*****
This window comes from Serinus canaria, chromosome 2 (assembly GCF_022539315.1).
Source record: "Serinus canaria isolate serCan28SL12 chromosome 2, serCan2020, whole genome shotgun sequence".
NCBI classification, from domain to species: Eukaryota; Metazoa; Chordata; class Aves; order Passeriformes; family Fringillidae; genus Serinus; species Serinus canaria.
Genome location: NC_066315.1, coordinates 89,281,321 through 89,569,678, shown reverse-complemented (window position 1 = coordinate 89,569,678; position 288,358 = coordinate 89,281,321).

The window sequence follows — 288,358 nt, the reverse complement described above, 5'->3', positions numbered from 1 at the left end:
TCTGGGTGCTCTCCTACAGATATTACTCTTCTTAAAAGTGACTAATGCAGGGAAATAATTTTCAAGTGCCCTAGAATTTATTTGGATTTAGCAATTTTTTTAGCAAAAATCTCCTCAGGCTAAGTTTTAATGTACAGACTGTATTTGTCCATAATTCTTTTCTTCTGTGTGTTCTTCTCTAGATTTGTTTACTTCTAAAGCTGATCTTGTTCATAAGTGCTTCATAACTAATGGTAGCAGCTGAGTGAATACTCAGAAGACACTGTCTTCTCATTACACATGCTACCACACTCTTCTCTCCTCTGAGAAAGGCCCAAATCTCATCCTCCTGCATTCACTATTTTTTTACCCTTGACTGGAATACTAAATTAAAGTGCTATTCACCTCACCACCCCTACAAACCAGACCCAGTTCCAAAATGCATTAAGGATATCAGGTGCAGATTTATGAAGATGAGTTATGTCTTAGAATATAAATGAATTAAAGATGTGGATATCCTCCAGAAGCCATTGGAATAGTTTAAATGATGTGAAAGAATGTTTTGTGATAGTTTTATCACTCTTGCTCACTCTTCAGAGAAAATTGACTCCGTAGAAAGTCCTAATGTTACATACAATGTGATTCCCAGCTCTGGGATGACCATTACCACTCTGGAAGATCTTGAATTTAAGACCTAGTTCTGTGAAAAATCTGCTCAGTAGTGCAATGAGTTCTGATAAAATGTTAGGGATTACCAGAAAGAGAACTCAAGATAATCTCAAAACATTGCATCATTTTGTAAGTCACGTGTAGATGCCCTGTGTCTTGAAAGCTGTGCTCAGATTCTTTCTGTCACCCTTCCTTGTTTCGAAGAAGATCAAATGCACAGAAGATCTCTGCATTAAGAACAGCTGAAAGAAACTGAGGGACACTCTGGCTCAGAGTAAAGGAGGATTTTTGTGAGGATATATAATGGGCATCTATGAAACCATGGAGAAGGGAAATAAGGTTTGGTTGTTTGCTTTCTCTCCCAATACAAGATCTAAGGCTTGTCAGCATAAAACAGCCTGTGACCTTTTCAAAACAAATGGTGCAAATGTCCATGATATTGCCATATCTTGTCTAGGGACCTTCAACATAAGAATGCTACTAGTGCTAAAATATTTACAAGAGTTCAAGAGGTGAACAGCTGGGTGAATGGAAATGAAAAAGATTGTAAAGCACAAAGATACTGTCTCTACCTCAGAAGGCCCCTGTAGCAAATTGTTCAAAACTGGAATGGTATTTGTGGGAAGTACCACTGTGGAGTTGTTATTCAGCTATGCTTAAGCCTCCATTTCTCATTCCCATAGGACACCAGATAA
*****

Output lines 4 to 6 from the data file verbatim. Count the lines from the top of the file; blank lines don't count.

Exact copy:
Genome location: NC_066315.1, coordinates 89,281,321 through 89,569,678, shown reverse-complemented (window position 1 = coordinate 89,569,678; position 288,358 = coordinate 89,281,321).

The window sequence follows — 288,358 nt, the reverse complement described above, 5'->3', positions numbered from 1 at the left end:
TCTGGGTGCTCTCCTACAGATATTACTCTTCTTAAAAGTGACTAATGCAGGGAAATAATTTTCAAGTGCCCTAGAATTTATTTGGATTTAGCAATTTTTTTAGCAAAAATCTCCTCAGGCTAAGTTTTAATGTACAGACTGTATTTGTCCATAATTCTTTTCTTCTGTGTGTTCTTCTCTAGATTTGTTTACTTCTAAAGCTGATCTTGTTCATAAGTGCTTCATAACTAATGGTAGCAGCTGAGTGAATACTCAGAAGACACTGTCTTCTCATTACACATGCTACCACACTCTTCTCTCCTCTGAGAAAGGCCCAAATCTCATCCTCCTGCATTCACTATTTTTTTACCCTTGACTGGAATACTAAATTAAAGTGCTATTCACCTCACCACCCCTACAAACCAGACCCAGTTCCAAAATGCATTAAGGATATCAGGTGCAGATTTATGAAGATGAGTTATGTCTTAGAATATAAATGAATTAAAGATGTGGATATCCTCCAGAAGCCATTGGAATAGTTTAAATGATGTGAAAGAATGTTTTGTGATAGTTTTATCACTCTTGCTCACTCTTCAGAGAAAATTGACTCCGTAGAAAGTCCTAATGTTACATACAATGTGATTCCCAGCTCTGGGATGACCATTACCACTCTGGAAGATCTTGAATTTAAGACCTAGTTCTGTGAAAAATCTGCTCAGTAGTGCAATGAGTTCTGATAAAATGTTAGGGATTACCAGAAAGAGAACTCAAGATAATCTCAAAACATTGCATCATTTTGTAAGTCACGTGTAGATGCCCTGTGTCTTGAAAGCTGTGCTCAGATTCTTTCTGTCACCCTTCCTTGTTTCGAAGAAGATCAAATGCACAGAAGATCTCTGCATTAAGAACAGCTGAAAGAAACTGAGGGACACTCTGGCTCAGAGTAAAGGAGGATTTTTGTGAGGATATATAATGGGCATCTATGAAACCATGGAGAAGGGAAATAAGGTTTGGTTGTTTGCTTTCTCTCCCAATACAAGATCTAAGGCTTGTCAGCATAAAACAGCCTGTGACCTTTTCAAAACAAATGGTGCAAATGTCCATGATATTGCCATATCTTGTCTAGGGACCTTCAACATAAGAATGCTACTAGTGCTAAAATATTTACAAGAGTTCAAGAGGTGAACAGCTGGGTGAATGGAAATGAAAAAGATTGTAAAGCACAAAGATACTGTCTCTACCTCAGAAGGCCCCTGTAGCAAATTGTTCAAAACTGGAATGGTATTTGTGGGAAGTACCACTGTGGAGTTGTTATTCAGCTATGCTTAAGCCTCCATTTCTCATTCCCATAGGACACCAGATAA